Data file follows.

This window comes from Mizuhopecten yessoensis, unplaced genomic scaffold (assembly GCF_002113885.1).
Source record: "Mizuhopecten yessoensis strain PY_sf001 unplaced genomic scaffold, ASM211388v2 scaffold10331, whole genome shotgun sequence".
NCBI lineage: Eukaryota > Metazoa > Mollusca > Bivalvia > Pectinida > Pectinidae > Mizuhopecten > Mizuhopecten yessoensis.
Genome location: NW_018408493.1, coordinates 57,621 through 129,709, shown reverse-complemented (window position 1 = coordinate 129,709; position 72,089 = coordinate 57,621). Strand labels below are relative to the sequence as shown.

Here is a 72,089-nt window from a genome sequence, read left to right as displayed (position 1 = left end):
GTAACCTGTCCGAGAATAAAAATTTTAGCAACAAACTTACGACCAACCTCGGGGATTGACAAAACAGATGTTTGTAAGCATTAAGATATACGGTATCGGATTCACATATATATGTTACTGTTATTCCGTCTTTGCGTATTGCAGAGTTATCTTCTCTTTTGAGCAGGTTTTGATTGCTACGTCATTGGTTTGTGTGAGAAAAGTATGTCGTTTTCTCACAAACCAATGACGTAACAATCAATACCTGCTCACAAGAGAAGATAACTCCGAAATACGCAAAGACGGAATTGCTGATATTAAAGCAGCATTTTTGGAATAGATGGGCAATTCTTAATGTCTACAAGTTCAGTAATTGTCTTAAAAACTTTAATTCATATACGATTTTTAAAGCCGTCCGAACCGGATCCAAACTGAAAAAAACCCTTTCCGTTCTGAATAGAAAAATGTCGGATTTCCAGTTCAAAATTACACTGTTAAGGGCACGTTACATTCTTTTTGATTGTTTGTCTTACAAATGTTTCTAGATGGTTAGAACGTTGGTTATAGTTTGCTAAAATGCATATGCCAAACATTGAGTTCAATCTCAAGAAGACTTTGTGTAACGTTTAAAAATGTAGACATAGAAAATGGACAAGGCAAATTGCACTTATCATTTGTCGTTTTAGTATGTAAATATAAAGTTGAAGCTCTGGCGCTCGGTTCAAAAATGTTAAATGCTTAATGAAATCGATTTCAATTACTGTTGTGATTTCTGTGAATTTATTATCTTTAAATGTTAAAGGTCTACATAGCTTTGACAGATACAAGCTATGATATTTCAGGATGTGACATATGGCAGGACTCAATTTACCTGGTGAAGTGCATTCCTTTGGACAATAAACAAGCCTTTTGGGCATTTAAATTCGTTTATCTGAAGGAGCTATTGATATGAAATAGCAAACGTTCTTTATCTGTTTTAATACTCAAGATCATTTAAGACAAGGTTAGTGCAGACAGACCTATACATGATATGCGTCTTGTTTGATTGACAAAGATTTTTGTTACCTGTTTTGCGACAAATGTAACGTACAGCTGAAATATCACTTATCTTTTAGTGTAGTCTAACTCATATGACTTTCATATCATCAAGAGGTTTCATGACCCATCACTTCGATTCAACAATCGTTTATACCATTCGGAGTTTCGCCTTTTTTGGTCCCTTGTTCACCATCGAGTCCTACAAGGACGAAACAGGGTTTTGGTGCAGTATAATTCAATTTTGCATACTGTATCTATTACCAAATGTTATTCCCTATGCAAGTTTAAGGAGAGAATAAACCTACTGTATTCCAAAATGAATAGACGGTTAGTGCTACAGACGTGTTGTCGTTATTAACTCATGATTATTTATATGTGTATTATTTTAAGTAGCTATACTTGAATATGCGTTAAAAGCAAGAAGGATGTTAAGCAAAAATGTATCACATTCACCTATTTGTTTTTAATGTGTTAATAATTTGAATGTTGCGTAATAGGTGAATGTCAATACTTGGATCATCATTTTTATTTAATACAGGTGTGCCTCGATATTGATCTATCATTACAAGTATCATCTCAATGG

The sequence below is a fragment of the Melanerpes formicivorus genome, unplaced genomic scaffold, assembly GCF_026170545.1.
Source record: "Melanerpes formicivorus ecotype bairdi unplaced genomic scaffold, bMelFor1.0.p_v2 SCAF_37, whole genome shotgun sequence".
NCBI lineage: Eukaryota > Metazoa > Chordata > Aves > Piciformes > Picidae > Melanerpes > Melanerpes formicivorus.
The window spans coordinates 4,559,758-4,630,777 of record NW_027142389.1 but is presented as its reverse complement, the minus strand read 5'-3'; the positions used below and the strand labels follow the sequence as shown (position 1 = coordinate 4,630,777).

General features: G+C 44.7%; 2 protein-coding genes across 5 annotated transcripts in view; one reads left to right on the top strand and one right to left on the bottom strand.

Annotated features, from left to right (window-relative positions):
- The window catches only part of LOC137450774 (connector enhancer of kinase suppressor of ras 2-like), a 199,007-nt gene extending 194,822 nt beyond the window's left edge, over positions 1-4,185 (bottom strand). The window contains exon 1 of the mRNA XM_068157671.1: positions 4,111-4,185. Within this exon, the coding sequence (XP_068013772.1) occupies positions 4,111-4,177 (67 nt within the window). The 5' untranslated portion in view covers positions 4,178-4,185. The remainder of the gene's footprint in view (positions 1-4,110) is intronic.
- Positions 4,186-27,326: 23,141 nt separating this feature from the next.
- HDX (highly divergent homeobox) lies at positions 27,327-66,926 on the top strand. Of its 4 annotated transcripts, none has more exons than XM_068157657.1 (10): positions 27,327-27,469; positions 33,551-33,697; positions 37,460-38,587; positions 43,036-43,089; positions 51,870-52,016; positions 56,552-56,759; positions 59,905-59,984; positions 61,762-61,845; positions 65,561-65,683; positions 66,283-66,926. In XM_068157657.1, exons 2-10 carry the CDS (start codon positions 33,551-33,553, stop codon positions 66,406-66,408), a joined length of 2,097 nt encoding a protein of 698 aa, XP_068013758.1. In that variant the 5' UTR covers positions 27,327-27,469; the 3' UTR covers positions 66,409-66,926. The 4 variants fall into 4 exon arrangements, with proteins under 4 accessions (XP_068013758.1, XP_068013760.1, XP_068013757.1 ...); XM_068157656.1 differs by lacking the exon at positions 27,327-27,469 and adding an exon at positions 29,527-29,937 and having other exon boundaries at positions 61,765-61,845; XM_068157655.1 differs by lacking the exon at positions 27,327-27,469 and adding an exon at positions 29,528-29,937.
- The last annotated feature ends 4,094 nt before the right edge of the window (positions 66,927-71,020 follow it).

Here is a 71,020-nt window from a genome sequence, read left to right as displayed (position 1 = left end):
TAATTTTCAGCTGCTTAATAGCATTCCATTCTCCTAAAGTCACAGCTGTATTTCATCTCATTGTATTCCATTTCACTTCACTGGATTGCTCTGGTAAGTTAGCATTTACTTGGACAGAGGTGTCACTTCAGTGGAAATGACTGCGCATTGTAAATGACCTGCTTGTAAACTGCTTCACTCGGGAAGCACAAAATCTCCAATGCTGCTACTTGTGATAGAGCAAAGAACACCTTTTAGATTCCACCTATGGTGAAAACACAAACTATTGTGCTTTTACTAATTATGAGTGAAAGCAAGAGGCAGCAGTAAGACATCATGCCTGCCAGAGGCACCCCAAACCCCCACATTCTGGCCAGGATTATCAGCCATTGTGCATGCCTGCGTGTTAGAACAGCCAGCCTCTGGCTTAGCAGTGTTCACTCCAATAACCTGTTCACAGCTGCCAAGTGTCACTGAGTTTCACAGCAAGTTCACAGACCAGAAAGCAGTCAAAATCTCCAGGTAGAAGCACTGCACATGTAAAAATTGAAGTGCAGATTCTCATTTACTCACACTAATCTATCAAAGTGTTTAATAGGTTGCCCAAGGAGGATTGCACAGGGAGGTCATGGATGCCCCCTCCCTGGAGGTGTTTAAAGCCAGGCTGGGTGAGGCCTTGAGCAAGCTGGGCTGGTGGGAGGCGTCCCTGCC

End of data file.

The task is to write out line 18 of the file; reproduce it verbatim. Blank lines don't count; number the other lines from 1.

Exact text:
TAATTTTCAGCTGCTTAATAGCATTCCATTCTCCTAAAGTCACAGCTGTATTTCATCTCATTGTATTCCATTTCACTTCACTGGATTGCTCTGGTAAGTTAGCATTTACTTGGACAGAGGTGTCACTTCAGTGGAAATGACTGCGCATTGTAAATGACCTGCTTGTAAACTGCTTCACTCGGGAAGCACAAAATCTCCAATGCTGCTACTTGTGATAGAGCAAAGAACACCTTTTAGATTCCACCTATGGTGAAAACACAAACTATTGTGCTTTTACTAATTATGAGTGAAAGCAAGAGGCAGCAGTAAGACATCATGCCTGCCAGAGGCACCCCAAACCCCCACATTCTGGCCAGGATTATCAGCCATTGTGCATGCCTGCGTGTTAGAACAGCCAGCCTCTGGCTTAGCAGTGTTCACTCCAATAACCTGTTCACAGCTGCCAAGTGTCACTGAGTTTCACAGCAAGTTCACAGACCAGAAAGCAGTCAAAATCTCCAGGTAGAAGCACTGCACATGTAAAAATTGAAGTGCAGATTCTCATTTACTCACACTAATCTATCAAAGTGTTTAATAGGTTGCCCAAGGAGGATTGCACAGGGAGGTCATGGATGCCCCCTCCCTGGAGGTGTTTAAAGCCAGGCTGGGTGAGGCCTTGAGCAAGCTGGGCTGGTGGGAGGCGTCCCTGCC